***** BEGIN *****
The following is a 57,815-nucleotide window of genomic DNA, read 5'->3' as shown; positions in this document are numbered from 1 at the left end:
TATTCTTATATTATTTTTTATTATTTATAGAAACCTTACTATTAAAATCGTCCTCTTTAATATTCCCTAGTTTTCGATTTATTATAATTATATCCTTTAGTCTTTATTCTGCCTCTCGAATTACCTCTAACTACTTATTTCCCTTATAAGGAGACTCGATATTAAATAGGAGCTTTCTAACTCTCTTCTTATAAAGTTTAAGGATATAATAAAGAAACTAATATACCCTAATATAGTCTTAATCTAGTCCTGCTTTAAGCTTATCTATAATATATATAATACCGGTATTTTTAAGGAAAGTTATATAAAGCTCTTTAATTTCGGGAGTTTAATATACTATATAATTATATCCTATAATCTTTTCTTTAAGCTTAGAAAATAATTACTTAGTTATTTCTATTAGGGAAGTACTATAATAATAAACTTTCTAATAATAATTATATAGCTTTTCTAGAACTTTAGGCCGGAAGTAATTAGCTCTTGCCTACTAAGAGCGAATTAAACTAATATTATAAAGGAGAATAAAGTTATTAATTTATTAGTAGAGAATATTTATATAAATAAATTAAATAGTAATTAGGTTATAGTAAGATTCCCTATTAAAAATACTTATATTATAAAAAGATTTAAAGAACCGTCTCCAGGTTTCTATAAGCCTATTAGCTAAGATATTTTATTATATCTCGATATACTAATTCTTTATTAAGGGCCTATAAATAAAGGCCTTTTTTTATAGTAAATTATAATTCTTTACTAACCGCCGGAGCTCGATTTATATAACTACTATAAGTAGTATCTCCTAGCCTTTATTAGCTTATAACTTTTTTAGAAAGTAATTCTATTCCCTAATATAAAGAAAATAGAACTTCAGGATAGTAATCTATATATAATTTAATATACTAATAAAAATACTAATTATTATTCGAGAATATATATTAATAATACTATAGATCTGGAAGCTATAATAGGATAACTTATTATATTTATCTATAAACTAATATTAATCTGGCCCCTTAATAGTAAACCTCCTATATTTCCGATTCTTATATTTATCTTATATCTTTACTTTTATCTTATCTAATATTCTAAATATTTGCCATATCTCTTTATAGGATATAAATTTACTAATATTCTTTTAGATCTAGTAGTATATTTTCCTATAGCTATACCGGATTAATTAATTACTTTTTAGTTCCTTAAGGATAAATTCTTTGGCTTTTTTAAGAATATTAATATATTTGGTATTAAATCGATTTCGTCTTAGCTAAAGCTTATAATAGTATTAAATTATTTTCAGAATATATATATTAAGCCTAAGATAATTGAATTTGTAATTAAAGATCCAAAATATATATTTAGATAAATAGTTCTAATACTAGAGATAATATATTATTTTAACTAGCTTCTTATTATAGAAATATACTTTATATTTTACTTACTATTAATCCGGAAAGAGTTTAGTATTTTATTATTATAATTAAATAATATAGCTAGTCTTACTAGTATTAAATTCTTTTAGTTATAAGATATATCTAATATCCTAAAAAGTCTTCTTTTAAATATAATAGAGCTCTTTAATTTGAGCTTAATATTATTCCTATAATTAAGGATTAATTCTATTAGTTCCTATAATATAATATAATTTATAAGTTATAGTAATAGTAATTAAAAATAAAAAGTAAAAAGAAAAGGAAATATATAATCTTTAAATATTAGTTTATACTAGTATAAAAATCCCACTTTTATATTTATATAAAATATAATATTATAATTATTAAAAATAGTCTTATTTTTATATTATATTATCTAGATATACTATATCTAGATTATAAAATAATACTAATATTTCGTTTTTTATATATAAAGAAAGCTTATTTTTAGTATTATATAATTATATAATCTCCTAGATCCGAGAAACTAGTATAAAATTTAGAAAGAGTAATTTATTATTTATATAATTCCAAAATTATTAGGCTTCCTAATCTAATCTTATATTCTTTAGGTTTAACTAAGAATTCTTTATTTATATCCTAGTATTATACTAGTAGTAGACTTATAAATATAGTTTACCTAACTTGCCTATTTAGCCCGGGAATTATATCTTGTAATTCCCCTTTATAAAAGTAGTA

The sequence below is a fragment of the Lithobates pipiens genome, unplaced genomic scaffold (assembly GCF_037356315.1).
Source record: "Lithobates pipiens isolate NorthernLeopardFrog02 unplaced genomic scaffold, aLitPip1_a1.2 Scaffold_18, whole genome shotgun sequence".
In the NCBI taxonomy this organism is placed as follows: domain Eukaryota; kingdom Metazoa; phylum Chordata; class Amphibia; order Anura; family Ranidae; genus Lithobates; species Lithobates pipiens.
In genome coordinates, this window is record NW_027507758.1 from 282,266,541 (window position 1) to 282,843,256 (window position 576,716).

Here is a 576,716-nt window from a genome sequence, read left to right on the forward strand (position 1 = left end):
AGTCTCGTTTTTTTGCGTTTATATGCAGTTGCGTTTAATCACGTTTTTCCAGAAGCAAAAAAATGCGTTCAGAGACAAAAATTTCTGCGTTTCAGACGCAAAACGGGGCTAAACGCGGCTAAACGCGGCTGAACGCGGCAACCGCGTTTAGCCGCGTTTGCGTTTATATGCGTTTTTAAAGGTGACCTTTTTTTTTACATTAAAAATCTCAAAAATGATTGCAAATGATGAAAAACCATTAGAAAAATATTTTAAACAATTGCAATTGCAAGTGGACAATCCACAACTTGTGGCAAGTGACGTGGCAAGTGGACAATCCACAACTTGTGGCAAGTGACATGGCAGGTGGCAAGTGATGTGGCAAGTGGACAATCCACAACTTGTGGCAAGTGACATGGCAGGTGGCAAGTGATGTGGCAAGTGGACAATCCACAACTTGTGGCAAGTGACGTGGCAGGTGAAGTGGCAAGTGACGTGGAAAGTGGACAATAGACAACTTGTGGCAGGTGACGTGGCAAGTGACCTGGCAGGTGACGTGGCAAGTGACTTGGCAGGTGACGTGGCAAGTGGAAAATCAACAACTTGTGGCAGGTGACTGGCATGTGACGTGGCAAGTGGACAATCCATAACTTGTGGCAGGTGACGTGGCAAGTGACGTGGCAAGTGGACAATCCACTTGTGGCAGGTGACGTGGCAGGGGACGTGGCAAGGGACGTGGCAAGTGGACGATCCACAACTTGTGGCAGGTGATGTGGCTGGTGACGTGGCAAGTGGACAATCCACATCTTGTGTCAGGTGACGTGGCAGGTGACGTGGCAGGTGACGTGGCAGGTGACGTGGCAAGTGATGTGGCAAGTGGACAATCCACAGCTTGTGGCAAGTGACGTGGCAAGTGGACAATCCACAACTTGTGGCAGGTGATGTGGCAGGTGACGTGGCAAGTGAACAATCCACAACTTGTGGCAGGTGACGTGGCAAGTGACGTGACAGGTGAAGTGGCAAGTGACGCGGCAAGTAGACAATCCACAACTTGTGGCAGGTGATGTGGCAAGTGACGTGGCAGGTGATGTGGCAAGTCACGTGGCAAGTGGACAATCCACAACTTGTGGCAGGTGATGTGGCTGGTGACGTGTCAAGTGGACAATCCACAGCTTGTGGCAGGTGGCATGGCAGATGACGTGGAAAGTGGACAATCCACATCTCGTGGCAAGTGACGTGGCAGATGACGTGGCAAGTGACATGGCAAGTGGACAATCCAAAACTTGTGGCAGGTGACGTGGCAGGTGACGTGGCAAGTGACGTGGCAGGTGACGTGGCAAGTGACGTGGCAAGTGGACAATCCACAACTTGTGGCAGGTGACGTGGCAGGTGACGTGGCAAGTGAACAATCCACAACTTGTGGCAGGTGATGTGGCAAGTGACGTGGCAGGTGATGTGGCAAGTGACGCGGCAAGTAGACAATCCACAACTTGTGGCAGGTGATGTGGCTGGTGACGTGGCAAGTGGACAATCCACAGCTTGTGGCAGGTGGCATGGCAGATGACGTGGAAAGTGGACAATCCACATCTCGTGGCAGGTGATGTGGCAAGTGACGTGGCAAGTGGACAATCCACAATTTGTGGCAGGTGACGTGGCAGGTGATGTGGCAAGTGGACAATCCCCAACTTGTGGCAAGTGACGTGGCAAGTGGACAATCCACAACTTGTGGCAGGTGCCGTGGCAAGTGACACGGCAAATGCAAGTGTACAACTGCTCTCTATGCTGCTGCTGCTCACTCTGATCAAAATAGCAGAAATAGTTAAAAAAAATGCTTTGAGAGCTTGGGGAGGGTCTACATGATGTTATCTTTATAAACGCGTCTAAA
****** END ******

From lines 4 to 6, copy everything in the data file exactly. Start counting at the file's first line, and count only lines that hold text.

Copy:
Source record: "Lithobates pipiens isolate NorthernLeopardFrog02 unplaced genomic scaffold, aLitPip1_a1.2 Scaffold_18, whole genome shotgun sequence".
In the NCBI taxonomy this organism is placed as follows: domain Eukaryota; kingdom Metazoa; phylum Chordata; class Amphibia; order Anura; family Ranidae; genus Lithobates; species Lithobates pipiens.
In genome coordinates, this window is record NW_027507758.1 from 282,266,541 (window position 1) to 282,843,256 (window position 576,716).